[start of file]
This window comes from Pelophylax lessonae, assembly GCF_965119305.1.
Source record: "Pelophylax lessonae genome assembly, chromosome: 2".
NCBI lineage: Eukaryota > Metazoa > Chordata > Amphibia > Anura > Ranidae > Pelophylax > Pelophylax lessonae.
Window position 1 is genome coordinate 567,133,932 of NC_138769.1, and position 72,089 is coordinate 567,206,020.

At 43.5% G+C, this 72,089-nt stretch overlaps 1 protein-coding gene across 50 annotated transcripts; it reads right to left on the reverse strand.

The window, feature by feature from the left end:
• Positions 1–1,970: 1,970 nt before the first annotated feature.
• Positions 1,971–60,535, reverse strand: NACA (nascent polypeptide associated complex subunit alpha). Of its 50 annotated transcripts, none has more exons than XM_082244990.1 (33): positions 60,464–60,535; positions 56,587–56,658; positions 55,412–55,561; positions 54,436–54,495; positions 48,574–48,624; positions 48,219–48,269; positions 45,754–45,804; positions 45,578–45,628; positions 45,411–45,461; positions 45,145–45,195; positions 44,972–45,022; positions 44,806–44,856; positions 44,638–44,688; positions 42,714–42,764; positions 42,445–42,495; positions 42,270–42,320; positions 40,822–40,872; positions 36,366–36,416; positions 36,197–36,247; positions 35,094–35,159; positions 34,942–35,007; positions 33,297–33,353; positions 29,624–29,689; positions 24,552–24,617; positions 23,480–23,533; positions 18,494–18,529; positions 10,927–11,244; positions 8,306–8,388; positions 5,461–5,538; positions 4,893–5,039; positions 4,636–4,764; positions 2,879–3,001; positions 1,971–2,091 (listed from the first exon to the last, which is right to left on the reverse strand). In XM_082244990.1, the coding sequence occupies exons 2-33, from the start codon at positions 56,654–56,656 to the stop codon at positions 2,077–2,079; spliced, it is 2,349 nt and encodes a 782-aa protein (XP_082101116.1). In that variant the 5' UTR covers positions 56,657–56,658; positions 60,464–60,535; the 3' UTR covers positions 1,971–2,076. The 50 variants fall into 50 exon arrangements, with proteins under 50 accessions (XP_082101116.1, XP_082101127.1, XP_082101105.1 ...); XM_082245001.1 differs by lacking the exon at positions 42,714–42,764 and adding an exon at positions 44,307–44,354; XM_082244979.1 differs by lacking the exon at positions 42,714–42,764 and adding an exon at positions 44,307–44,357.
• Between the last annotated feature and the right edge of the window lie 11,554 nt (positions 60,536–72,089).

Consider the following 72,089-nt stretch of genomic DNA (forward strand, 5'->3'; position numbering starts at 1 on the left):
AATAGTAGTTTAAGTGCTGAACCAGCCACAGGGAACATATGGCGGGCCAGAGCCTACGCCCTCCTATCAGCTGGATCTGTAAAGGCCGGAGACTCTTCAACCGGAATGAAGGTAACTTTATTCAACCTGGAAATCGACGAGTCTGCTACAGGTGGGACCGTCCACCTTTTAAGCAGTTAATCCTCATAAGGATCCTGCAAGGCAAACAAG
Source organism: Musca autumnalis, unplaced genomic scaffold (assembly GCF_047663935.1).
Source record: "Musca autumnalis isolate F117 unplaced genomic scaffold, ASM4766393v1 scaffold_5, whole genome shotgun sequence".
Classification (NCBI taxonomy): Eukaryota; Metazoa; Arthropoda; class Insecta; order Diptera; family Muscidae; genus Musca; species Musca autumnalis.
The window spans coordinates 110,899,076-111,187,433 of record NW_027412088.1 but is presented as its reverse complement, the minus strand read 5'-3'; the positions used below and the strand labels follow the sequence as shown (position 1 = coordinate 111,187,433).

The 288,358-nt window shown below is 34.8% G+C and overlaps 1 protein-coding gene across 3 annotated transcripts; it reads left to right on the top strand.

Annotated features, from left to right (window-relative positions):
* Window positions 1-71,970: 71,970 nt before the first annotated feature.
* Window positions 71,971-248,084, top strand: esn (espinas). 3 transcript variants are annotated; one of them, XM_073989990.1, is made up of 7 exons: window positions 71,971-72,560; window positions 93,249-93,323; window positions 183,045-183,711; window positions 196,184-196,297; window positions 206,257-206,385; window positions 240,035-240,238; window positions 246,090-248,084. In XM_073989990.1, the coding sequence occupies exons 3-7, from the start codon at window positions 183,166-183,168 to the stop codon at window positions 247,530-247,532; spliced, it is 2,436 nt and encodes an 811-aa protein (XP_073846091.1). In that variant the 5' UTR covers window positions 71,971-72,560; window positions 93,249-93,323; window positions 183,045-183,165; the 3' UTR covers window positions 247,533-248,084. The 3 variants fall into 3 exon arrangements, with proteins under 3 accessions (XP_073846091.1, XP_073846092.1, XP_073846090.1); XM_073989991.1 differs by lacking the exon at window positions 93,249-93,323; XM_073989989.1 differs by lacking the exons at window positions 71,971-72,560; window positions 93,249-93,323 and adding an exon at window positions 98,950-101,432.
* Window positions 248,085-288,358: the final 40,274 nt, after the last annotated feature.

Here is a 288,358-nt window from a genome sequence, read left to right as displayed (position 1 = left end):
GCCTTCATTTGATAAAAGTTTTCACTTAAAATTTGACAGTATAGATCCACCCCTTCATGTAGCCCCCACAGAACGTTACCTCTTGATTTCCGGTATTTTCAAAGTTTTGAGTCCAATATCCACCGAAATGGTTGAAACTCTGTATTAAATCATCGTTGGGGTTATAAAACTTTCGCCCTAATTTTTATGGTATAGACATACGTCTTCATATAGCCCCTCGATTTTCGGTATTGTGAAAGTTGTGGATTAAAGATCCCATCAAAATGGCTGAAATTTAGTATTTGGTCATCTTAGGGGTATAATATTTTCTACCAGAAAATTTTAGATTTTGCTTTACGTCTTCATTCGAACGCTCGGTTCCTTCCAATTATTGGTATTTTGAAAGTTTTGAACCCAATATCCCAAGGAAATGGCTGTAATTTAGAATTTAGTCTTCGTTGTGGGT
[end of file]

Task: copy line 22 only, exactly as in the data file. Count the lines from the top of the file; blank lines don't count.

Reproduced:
GCCTTCATTTGATAAAAGTTTTCACTTAAAATTTGACAGTATAGATCCACCCCTTCATGTAGCCCCCACAGAACGTTACCTCTTGATTTCCGGTATTTTCAAAGTTTTGAGTCCAATATCCACCGAAATGGTTGAAACTCTGTATTAAATCATCGTTGGGGTTATAAAACTTTCGCCCTAATTTTTATGGTATAGACATACGTCTTCATATAGCCCCTCGATTTTCGGTATTGTGAAAGTTGTGGATTAAAGATCCCATCAAAATGGCTGAAATTTAGTATTTGGTCATCTTAGGGGTATAATATTTTCTACCAGAAAATTTTAGATTTTGCTTTACGTCTTCATTCGAACGCTCGGTTCCTTCCAATTATTGGTATTTTGAAAGTTTTGAACCCAATATCCCAAGGAAATGGCTGTAATTTAGAATTTAGTCTTCGTTGTGGGT